In the 1980s, a case of gonorrhea would have been easily treated with a course of antibiotics. Today, this is not the case. An announcement by the World Health Organization calls attention to the increasing problem of antibiotic resistance in Neiserria gonorrheae – the bacteria that causes this sexually transmitted disease.
With gonorrhea rates climbing in the USA and other countries, an Australian research team set out to determine whether an 1879 claim that Listerine mouthwash could cure it was fact or fiction.
The Centers for Disease Control and Prevention (CDC) released its annual Sexually Transmitted Disease Surveillance Report, which reflects record highs in primary and secondary syphilis, gonorrhea and chlamydia.
One of the few places one might expect to find a soaring rate of gonorrhea infection is the piously conservative state of Utah. But, new CDC data shows that the incidence of gonorrhea is up over 400% in merely three years, from 2011 to 2014.
Dame Sally Davies, Britain's chief medical officer, has written to pharmacies and GPs warning them to use correct medical practices when treating the sexually transmitted bacterial infection gonorrhea, but too late Somehow, the UK ended up getting three years behind us in treating the infection properly. This is no laughing matter. Thanks to bacterial resistance, we are now down to one drug that still cures the infection. Misusing it, as was done in the UK, will accelerate the resistance problem, and could leave us with no options to cure a very common STD.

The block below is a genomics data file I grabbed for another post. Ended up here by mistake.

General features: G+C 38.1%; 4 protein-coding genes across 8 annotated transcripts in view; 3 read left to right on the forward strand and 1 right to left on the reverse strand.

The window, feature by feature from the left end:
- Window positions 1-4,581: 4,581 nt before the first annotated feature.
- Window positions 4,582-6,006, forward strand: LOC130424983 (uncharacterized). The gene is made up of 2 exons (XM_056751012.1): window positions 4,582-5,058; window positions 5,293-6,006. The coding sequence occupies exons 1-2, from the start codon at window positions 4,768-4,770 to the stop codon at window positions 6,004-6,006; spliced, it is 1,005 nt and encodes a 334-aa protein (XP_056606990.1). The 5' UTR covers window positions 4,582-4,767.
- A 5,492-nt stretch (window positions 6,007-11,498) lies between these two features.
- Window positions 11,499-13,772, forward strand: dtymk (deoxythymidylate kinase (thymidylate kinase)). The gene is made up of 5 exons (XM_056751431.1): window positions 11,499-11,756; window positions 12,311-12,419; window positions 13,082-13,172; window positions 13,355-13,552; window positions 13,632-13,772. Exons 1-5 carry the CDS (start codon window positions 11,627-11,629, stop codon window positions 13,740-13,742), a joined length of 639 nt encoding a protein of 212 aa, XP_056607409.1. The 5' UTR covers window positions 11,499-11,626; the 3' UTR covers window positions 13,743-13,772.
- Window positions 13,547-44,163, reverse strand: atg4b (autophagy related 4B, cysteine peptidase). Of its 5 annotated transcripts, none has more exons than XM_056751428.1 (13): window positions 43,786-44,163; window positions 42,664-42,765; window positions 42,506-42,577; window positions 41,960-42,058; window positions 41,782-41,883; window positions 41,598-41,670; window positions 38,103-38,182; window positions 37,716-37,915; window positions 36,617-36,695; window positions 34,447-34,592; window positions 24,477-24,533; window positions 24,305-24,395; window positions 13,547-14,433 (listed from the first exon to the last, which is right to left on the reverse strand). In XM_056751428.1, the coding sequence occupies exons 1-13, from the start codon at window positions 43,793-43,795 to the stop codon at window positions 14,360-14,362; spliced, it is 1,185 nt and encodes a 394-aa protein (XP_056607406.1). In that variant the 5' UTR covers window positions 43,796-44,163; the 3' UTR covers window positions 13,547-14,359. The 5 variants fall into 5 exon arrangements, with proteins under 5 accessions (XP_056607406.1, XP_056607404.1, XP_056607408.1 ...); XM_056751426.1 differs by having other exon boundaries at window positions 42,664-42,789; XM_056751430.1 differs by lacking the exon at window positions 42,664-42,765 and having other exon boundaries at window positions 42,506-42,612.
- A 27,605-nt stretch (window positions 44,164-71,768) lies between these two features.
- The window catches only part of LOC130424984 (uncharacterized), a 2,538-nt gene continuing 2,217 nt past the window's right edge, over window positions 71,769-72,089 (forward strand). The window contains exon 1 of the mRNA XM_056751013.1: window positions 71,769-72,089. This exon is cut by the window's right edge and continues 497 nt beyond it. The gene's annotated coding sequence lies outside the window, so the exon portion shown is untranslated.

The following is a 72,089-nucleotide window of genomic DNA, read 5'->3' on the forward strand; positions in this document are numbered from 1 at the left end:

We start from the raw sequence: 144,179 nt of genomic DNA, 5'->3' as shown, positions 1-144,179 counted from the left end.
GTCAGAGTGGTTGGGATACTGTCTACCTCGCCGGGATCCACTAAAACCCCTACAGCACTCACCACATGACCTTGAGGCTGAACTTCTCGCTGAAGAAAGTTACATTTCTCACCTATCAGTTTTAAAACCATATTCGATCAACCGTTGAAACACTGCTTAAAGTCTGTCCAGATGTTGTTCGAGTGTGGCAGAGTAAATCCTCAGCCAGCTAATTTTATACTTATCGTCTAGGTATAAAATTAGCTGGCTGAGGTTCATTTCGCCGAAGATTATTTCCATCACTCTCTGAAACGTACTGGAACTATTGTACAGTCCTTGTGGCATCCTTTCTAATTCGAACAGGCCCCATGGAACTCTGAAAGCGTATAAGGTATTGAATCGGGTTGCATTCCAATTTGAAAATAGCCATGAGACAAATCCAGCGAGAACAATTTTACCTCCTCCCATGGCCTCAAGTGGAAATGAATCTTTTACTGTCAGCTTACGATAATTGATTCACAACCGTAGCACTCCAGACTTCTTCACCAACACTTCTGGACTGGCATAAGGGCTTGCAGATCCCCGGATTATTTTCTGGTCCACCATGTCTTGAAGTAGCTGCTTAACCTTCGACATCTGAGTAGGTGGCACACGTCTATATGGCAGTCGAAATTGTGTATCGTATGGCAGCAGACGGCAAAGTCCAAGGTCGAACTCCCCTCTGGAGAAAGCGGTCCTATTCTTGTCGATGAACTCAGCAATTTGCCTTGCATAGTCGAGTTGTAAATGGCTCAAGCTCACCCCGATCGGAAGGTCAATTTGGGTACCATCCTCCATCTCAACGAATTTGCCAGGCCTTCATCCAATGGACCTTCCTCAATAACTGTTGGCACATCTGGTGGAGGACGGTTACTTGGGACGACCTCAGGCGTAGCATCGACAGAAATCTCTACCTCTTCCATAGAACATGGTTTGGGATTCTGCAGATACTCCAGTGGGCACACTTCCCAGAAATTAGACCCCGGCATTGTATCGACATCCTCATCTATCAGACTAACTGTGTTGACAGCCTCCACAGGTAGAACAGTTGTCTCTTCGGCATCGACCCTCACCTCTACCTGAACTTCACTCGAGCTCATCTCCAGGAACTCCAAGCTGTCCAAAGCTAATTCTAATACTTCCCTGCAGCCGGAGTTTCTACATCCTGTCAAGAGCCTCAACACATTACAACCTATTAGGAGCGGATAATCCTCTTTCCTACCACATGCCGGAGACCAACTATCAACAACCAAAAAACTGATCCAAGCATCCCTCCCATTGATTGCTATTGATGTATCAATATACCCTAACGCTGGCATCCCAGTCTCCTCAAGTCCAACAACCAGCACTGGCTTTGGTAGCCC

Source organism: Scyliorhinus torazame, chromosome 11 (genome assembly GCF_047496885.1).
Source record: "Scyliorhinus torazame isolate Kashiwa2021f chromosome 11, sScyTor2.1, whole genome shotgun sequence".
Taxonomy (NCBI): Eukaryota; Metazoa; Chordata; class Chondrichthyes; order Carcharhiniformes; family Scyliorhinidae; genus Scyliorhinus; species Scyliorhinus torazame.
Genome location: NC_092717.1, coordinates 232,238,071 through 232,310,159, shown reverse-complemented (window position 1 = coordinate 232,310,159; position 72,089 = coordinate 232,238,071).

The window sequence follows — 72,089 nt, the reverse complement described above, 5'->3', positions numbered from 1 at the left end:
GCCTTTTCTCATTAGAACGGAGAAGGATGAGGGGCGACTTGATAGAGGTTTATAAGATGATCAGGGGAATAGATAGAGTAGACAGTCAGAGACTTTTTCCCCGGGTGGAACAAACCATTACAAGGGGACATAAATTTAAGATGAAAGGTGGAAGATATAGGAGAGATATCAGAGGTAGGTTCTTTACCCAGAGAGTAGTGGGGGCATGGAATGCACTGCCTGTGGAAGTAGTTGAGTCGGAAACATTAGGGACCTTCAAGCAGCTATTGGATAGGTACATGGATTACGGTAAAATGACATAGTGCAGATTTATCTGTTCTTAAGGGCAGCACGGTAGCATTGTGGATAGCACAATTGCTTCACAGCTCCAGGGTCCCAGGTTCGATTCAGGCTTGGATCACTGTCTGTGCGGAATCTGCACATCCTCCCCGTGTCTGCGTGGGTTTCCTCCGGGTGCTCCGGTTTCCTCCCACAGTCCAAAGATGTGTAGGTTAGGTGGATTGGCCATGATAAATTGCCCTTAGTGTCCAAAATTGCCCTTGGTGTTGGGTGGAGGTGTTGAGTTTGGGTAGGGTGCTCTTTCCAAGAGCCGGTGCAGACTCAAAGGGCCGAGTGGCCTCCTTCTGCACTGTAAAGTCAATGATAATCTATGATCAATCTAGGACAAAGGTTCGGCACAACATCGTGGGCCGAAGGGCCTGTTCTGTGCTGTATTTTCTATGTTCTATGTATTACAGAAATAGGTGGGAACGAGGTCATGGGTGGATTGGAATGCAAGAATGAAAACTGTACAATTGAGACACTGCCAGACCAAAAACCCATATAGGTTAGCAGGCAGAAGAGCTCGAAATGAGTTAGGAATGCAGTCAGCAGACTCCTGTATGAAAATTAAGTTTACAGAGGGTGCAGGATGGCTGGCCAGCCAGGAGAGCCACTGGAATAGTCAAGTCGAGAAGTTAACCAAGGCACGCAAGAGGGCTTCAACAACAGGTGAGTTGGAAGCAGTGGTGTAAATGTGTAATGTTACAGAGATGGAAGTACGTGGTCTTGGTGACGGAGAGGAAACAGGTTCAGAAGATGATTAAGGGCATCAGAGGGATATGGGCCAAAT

Antibiotic resistance is back. Sixteen cases of "super-gonorrhea" have been identified in the U.K., "super" because it has become resistant to one of the two drugs in the cocktail that's used to treat the sexually transmitted disease. The chance of untreatable gonorrhea is not just a sci-fi movie premise.
The national rate of chlamydia infections has decreased for the first time since reporting on the disease began in 1994, says the CDC s annual report, Sexually Transmitted Diseases Surveillance. The report summarizes data on chlamydia, syphilis, and gonorrhea for 2013.
According to new recommendations released by the US Preventive Services Task Force (USPSTF), all sexually active young adults and